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Steve Miller & Friends - Including Jim Hall, Howard Alden, and Bucky Pizzarelli - Perform "Celebrating the Jazz Guitar" at The Metropolitan Museum of Art on Saturday, February 12, 2011

Concert is presented in Conjunction with the Exhibition
Guitar Heroes: Legendary Craftsmen from Italy to New York
February 9 – July 4, 2011

The Metropolitan Museum's First App Is Created for the Exhibition

Steve Miller of the legendary Steve Miller Band is joined by three of the jazz world's most renowned guitarists, Jim Hall, Howard Alden, and Bucky Pizzarelli, for "Steve Miller & Friends: Celebrating the Jazz Guitar," a concert at The Metropolitan Museum of Art on Saturday, February 12, 2011, at 7:00 p.m. The concert is presented in conjunction with the Met exhibition Guitar Heroes: Legendary Craftsmen from Italy to New York, February 9 – July 4, 2011.
Steve Miller was great friends with the luthier James D'Aquisto (1935-1995), whose arch- top guitars were prized by great jazz artists. In honor of D'Aquisto, one of the featured artists in the Met exhibition, Miller, joined by Hall and Alden, will perform an evening of jazz in the Museum's Grace Rainey Rogers Auditorium.

In an interview with Steve Miller about James D'Aquisto that is featured in one of the Museum's podcasts for the exhibition, Miller describes getting his "first "D'Aquisto: "I went out to his shop to see him and to see my guitar. ... And I looked at it and it was the most beautiful thing I'd ever seen, and I picked it up and strummed it. And it was drying, it wasn't quite ready to go. But it was there that I got my first D'Aquisto in my hands. And instantly I could tell that it was a very, very, very, very special instrument. It was extremely light. The tolerances had been taken farther than most guitar makers would ever do. You know, when you start building an archtop guitar, you get this wood, you start carving it, you start steaming things, you start bending stuff. You get a lot of time invested in it. And as a luthier, then you chicken out. You kind of go, 'Well, I gotta, ooh, I don't want to bend it anymore.' Jimmy just went right through all that, way beyond that, to where you were just…His guitars almost felt like, if you tapped it, if you went [taps finger] on it, it might blow up. You know? And so, it had all this coiled energy inside it. And the voicing—as soon as I played that guitar, I looked at Jimmy and I said, 'Thank you, you've given me a new voice.'"

Tickets, priced at $55, are available by calling the Concerts & Lectures Department at 212-570-3949, or visiting www.metmuseum.org/tickets, where updated schedules and programs are also available. Tickets include admission to the Museum on day of performance.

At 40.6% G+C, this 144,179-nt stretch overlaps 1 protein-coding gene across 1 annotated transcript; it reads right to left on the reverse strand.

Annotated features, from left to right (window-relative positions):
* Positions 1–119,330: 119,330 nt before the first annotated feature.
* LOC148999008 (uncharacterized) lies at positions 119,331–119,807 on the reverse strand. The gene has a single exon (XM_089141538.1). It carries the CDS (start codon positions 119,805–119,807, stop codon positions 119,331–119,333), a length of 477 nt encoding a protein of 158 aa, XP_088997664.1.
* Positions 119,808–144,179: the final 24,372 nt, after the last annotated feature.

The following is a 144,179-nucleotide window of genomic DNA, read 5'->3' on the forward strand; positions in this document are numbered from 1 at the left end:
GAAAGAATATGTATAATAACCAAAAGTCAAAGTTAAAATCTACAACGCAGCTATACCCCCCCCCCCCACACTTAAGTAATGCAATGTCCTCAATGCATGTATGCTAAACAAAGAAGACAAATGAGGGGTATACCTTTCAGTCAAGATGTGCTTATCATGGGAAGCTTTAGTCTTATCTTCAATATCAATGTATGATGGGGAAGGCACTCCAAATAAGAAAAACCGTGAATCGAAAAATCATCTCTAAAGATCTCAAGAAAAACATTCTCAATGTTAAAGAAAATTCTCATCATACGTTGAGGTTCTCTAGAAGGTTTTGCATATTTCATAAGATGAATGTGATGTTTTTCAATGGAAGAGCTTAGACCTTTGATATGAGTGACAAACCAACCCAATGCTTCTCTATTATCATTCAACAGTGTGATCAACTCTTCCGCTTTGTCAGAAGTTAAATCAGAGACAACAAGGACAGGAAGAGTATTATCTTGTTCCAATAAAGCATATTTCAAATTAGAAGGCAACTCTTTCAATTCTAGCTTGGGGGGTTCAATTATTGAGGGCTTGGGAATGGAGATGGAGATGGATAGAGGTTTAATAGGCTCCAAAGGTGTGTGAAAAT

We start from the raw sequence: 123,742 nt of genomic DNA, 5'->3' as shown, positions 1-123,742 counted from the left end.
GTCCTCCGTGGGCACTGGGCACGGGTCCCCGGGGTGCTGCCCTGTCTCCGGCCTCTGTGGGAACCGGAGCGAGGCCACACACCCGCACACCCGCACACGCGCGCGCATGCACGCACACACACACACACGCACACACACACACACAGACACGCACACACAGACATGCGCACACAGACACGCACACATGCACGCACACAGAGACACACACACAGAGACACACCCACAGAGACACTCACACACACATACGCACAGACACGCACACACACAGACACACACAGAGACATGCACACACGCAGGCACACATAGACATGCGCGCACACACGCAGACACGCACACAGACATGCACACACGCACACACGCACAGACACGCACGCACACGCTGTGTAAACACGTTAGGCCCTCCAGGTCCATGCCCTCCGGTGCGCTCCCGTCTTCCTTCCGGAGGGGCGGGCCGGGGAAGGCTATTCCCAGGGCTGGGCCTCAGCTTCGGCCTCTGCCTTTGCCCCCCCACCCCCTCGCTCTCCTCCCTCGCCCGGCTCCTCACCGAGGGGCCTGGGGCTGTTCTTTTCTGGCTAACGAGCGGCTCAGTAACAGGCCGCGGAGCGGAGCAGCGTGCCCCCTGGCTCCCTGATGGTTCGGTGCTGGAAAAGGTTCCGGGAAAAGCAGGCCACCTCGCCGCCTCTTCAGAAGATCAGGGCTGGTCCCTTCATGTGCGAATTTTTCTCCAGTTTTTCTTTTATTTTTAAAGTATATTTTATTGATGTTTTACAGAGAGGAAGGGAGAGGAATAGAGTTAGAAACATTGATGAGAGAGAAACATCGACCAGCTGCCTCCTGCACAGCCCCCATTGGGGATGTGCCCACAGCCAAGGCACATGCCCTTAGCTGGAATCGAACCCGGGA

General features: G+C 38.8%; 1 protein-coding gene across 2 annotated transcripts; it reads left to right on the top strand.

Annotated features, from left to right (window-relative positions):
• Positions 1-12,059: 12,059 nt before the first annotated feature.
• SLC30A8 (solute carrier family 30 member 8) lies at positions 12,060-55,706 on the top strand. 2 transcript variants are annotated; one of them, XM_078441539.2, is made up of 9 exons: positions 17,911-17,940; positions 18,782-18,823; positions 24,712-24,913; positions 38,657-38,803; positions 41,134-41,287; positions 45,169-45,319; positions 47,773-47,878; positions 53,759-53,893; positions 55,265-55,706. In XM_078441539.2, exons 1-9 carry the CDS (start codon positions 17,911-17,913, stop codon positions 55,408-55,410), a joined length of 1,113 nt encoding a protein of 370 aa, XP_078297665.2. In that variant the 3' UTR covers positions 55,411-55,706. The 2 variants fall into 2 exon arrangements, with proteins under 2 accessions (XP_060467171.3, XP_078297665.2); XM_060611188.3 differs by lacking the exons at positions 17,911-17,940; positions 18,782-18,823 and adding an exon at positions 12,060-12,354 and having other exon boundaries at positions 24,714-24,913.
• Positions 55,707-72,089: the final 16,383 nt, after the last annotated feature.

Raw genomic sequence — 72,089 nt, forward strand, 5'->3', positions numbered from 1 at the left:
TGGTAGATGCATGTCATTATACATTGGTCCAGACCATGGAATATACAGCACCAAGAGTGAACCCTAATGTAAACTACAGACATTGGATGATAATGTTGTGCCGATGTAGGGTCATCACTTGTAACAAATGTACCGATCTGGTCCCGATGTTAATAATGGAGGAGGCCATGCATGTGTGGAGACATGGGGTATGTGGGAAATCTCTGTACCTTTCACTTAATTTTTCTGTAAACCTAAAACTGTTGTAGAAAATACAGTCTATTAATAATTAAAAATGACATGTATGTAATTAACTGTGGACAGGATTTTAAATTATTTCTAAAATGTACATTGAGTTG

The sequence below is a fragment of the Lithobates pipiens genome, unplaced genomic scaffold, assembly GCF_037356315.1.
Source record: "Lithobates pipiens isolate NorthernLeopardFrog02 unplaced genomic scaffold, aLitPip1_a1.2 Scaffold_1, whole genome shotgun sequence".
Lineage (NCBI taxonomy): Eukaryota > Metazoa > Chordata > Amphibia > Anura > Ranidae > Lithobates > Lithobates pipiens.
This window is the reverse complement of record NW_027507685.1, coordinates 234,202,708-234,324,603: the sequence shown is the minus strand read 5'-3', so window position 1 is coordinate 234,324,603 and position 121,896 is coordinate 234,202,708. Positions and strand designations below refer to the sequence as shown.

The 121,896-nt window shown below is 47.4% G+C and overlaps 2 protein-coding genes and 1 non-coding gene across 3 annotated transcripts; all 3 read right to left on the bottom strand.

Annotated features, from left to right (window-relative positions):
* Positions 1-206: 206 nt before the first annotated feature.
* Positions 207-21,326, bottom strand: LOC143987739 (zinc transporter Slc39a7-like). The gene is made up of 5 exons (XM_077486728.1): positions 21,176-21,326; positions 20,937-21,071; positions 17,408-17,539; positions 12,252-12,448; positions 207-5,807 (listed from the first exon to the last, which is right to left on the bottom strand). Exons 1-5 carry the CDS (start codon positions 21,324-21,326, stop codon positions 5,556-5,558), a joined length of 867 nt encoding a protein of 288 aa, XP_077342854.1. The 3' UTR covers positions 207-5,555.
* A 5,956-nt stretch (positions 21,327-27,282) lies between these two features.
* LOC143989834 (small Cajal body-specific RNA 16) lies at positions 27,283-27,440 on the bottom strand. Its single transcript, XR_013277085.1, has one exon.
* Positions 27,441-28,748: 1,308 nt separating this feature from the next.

An app, the Museum's first, has been conceived to complement and augment the exhibition. Through collaborations with musicians and experts, the app brings to life the guitar makers' creative process and celebrates the enduring relevance of these instruments. It features Museum-commissioned musical performances expressly designed for this exhibition, artist interviews, and rarely seen archival video footage. This dynamic multimedia guide to the exhibition, which has been developed by the Metropolitan Museum's Digital Media Department, can be downloaded free from iTunes. It will also be available for rental on iTouch devices in the Museum's galleries ($7, $6 for Members, $5 for children under 12).
Many of the app's multimedia features, including longer excerpts of the performances and commentary—will be available in an extensive Guitar Heroes feature on the Museum's website at www.metmuseum.org.

Among the legends of the guitar world whose voices and performances can be heard in the app and the extended web feature are Chet Atkins, George Benson, Grant Green, Bob Grillo, Jim Hall, Mary Kaye, Mark Knopfler, Woody Mann, Steve Miller, Jeffrey Mironov, Barry Mitterhoff, Bucky Pizzarelli, and Django Reinhardt.

One of rock music's all-time greats, Steve Miller fronts the Steve Miller Band, which has sold more than 30 million records in a career spanning more than 40 years. His trademark blues-rock sound made him one of the key artists in classic rock radio. His band plays sold-out shows every year across the country. In June 2010, Miller released a new album, Bingo!, on his own Space Cowboy Records – the disc has been nominated for a Blues Music Award in the "Best Rock Blues Album" category – and undertook a summer U.S. tour and a tour of Europe in the fall. www.stevemillerband.com

Three New York master luthiers, renowned for their hand-carved stringed instruments—particularly their archtop guitars, which have been sought after by many of the most important guitarists of the last century—will be the subject of Guitar Heroes: Legendary Craftsmen from Italy to New York, on view at The Metropolitan Museum of Art from February 9 through July 4, 2011. Featuring the extraordinary guitars of John D'Angelico, James D'Aquisto, and John Monteleone, this unprecedented exhibition of approximately 80 musical instruments will focus on the work of these modern-day master craftsmen and their roots in a long tradition of stringed instrument-making that has thrived for more than 400 years and that was first brought to New York from Italy around the turn of the 20th century.

The exhibition is made possible in part by Mr. and Mrs. Richard L. Chilton, Jr.

The exhibition is organized by Jayson Kerr Dobney, Associate Curator and Administrator in the Department of Musical Instruments at the Metropolitan Museum.

The multimedia tour is made possible by The Jonathan & Faye Kellerman Foundation.
The Audio Guide program is made possible by Bloomberg.

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January 25, 2011

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